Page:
. Consider your own feelings. Most of us have old time hurts we carry around from unresolved friendship issues from our own school years. When we see our child facing rejection (or rejecting others), it is hard not to fuel the reaction fire with our own saved up hurts. If we can separate our own feelings we may be better able to stay present and supportive of his experience.
. Talk to your son. After your son has described what happened, ask him what he did or has tried. Often when kids’ attempts to solve the problem “don’t work” they feel powerless and forget that they have come up with some good solutions. It is easier to think of new solutions if he is reminded of his creative thinking so far. “So, when they said you couldn’t play, you asked them, ‘Why not?’ That is a good start at getting information that could help with problem solving.
. Offer ideas, tools. Often kids feel paralyzed in exclusionary play situations. You can brainstorm solutions with him, and practice or role play what he could do. Practicing in the safety of his home can give him good ideas and can also work to lighten the feelings around the situation. He could “be” the kid who is excluding or he could be himself. Sometimes kids are too self-conscious to actually play the roles themselves. You could ask other members of the family to take the roles or use some of his favorite stuffed animals, puppets of play-figures. Here are some dialogue ideas:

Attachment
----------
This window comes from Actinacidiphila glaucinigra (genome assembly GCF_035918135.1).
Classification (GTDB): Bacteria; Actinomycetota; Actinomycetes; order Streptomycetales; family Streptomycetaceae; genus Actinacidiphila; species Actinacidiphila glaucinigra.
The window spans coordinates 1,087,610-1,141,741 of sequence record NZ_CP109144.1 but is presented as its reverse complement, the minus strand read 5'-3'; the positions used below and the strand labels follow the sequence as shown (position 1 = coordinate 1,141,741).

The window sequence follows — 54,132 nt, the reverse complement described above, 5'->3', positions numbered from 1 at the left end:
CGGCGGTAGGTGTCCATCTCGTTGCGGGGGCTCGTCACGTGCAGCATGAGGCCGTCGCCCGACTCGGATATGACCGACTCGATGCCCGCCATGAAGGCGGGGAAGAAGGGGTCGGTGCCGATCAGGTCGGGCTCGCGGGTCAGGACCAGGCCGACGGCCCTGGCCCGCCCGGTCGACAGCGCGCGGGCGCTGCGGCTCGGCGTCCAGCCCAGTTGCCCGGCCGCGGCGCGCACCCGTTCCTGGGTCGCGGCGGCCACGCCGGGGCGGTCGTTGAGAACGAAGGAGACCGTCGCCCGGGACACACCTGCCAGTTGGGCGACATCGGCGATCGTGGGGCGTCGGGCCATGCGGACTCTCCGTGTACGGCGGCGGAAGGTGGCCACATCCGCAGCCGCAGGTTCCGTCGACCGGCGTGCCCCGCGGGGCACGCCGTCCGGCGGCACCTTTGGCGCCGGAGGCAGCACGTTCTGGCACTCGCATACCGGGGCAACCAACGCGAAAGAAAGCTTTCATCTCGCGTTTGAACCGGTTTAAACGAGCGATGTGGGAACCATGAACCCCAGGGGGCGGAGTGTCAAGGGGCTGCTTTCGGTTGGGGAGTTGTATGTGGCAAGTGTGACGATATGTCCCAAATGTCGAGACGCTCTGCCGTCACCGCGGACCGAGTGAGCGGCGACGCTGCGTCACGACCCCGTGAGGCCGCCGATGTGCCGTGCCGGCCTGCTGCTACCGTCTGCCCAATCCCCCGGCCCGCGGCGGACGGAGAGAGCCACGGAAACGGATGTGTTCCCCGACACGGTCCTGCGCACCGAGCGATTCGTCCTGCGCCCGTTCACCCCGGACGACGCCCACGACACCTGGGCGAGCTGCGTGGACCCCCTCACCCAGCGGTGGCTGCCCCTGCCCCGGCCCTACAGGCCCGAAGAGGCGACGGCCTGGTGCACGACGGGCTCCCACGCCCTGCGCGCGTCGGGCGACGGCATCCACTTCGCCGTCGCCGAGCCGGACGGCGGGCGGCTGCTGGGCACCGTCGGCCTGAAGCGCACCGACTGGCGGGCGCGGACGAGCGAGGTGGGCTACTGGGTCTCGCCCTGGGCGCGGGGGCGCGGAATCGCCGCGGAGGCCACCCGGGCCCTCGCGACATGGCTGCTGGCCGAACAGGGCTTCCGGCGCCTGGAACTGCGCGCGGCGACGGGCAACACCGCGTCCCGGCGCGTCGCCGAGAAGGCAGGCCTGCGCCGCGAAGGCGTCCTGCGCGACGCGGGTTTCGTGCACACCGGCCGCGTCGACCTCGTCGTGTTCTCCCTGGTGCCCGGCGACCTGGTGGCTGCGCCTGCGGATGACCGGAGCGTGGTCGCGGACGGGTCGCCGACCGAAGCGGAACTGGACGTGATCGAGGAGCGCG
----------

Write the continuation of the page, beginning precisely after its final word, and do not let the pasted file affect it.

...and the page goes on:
E: You can’t play with us. You’re a dummy.
- ) I don’t like to be called names
- ) I see you digging a big hole. What’s it for?
- ) I could help dig. I have a big shovel.
- ) You don’t want me to play now. Could I play later?
- ) I have an idea. How about if I bring boards over to make a bridge over the hole?
- ) Okay, I’m going over here to work on a space ship. Come on over if you want to help me build the thrusters.
- ) It’s okay if you don’t want any more people playing here, but you don’t have to call people names.
- ) You know, we could all play here. There is enough room. If I play it doesn’t mean that anyone has to leave or be left out.
. Help your child explore his options. Before you begin thinking of solutions, you may want to talk about possible outcomes. Usually kids see that there are just two options. One is that they get to play and have fun with the kids. The other is that they don’t get to play, will feel horrible and have nothing to do. Together (and with other family members) you can come up with many possible positive outcomes. Here are some ideas that might show up on your list: